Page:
Mix San Diego sunshine, 110.5 tacos, landscape architects and a bunch of Earthscape playground designers and you’ve got a recipe for awesome! This year’s ASLA was another outstanding experience – not only because we escaped the dreary November weather of Southern Ontario, but also because of the opportunity to reconnect and meet colleagues and collaborators from all over the United States and beyond.
Inside the convention centre, hundreds of landscape architects, designers and students stopped in at our EXPO booth to talk play. This year we featured a part of a large playground project that will be installed in 2020 at Georgetown Day School (GDS) in Washington, DC. The rock outcrop play sculpture is an abstract representation of the rocks that have been dislodged by a tree falling in the mid-Atlantic forest. The angles of the sculpture create planes of play that stretch at varying angles and provide an interior space filled with nets and ropes to navigate. The playground sculpture stood out on the EXPO floor as a one-of-a-kind feature just as it will at GDS. Many booth visitors of all ages were enticed to scale the rock outcrop while others preferred to Instagram it!
On Saturday afternoon, we hosted a keen group for the Professional Practice Network “Explore the Floor” session on Children’s Outdoor Environments. About 30 participants took part in a thought exercise as a mock team of designers tasked with designing a unique play structure for the San Diego Zoo. The design brief called for a special play sculpture that was themed around the zoo’s animals, but also told a meaningful story. Nathan Schleicher live-sketched some of the group’s playground ideas while playground designers Laura Williams and Janelle Zwart explained the process and stories behind some of our recent playground projects.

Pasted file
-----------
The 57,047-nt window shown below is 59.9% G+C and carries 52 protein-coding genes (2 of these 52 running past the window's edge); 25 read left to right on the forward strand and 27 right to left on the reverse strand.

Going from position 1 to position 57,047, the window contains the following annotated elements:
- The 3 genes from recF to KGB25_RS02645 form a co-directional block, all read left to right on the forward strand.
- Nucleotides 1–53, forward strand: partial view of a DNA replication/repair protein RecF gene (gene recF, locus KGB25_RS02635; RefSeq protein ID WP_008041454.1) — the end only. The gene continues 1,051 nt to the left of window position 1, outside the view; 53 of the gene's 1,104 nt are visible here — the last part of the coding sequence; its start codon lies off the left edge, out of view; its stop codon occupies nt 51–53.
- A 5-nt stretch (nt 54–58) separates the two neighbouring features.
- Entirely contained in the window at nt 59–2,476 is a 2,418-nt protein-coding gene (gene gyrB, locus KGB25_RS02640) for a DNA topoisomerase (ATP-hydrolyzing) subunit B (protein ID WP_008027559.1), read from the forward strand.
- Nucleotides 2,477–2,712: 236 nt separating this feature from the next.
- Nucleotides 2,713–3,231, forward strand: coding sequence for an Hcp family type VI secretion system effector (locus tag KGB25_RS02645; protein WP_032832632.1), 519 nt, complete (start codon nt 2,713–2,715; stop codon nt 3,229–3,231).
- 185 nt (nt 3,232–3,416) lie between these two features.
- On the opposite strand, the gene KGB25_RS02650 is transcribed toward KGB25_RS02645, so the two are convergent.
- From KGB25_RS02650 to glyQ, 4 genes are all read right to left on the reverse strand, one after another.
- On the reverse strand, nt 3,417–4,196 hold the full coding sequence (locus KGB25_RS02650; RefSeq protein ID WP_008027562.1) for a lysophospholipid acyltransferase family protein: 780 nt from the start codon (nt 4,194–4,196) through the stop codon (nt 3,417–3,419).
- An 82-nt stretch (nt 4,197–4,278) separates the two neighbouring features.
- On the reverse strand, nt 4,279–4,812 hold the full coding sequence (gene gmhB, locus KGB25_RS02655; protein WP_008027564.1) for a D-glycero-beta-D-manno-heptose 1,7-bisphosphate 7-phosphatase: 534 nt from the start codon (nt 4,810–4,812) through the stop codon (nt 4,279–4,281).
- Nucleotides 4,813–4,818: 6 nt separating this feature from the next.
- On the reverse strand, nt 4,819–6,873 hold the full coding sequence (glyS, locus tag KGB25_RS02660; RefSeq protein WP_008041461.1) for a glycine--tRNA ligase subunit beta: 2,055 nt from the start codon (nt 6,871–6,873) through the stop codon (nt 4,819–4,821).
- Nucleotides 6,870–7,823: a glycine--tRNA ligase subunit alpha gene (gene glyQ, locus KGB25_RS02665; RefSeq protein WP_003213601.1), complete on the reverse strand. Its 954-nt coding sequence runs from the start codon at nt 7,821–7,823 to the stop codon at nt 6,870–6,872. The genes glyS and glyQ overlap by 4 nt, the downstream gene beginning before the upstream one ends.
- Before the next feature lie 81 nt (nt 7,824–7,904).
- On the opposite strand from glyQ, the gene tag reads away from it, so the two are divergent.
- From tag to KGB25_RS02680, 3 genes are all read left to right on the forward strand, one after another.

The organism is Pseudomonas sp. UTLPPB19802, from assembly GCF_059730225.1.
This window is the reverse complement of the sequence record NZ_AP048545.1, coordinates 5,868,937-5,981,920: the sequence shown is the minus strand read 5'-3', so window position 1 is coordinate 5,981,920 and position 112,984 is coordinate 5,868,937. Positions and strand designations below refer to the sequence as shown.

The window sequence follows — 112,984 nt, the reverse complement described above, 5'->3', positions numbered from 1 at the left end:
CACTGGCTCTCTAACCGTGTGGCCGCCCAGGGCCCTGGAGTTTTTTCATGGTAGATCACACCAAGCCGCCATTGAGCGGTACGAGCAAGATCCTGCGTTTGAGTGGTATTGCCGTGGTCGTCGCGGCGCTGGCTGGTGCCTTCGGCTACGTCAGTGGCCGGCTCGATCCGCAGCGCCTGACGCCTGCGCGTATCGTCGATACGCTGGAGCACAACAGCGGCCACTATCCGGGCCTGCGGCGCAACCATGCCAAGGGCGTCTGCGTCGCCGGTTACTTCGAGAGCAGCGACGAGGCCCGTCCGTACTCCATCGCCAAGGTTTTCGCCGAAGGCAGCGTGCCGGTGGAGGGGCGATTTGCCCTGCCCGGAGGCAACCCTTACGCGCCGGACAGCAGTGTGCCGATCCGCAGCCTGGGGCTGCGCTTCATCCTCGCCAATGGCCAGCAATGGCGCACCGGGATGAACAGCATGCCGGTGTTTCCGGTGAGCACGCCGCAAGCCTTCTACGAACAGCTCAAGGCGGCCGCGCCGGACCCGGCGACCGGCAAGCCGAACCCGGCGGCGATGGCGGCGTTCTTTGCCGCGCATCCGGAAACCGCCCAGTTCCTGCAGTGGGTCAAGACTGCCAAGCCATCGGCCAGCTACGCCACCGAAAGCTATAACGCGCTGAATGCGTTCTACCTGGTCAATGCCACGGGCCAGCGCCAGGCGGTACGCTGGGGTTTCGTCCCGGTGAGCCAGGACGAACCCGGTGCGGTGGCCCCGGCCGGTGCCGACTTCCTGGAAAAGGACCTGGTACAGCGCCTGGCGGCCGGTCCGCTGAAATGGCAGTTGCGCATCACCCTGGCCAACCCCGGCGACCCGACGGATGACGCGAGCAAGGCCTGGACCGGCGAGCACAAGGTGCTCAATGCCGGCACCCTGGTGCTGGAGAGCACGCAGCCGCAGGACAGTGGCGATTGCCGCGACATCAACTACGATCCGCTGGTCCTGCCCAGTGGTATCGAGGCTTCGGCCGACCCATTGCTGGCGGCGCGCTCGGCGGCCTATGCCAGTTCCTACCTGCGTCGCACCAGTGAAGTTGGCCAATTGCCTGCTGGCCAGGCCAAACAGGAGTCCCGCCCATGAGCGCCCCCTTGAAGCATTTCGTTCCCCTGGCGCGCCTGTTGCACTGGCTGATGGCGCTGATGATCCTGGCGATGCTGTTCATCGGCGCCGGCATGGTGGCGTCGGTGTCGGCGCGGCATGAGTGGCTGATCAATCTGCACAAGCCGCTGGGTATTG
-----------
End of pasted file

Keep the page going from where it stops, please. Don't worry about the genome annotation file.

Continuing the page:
On Monday, Nathan led an education session, Design by Hand, Build by Hand, alongside Gord Macdonald (Heritageworks) and Andrea Mantin (Brook McIlroy) that received rave reviews – “it was the most inspiring session of the conference.” The session discussed design thinking as a thread that connects us to movements of the past by participating in and valuing the design process. Each presenter offered perspectives on the importance of unique and authentic materials for creative public play spaces.
Nathan summarized the session like this:
“When we choose to use materials thoughtfully and authentically, we have the potential to create spaces that are timeless; unique spaces that fit the unique circumstances of a particular client, place or group of users. I think this is because there is something special about handmade things that makes them easy for us to relate to…first, there is the nature of the materials themselves that we just want to reach out and touch. Second, there is that connection we feel (whether conscious or unconscious) to their makers, and to the history of their craft.
Handcrafting is not always going to be the easiest way to do things. In fact it is almost always simpler and cheaper to buy parts from a catalogue, and pay people to bolt them together. But, I think there is room for both approaches. As designers and makers of things, we each encounter opportunities in our work when we can embrace more or less hand craft, and the goal I think, should be to continue to strive towards finding the right balance of these things in our work, whatever that may look like.”
We look forward to Miami 2020!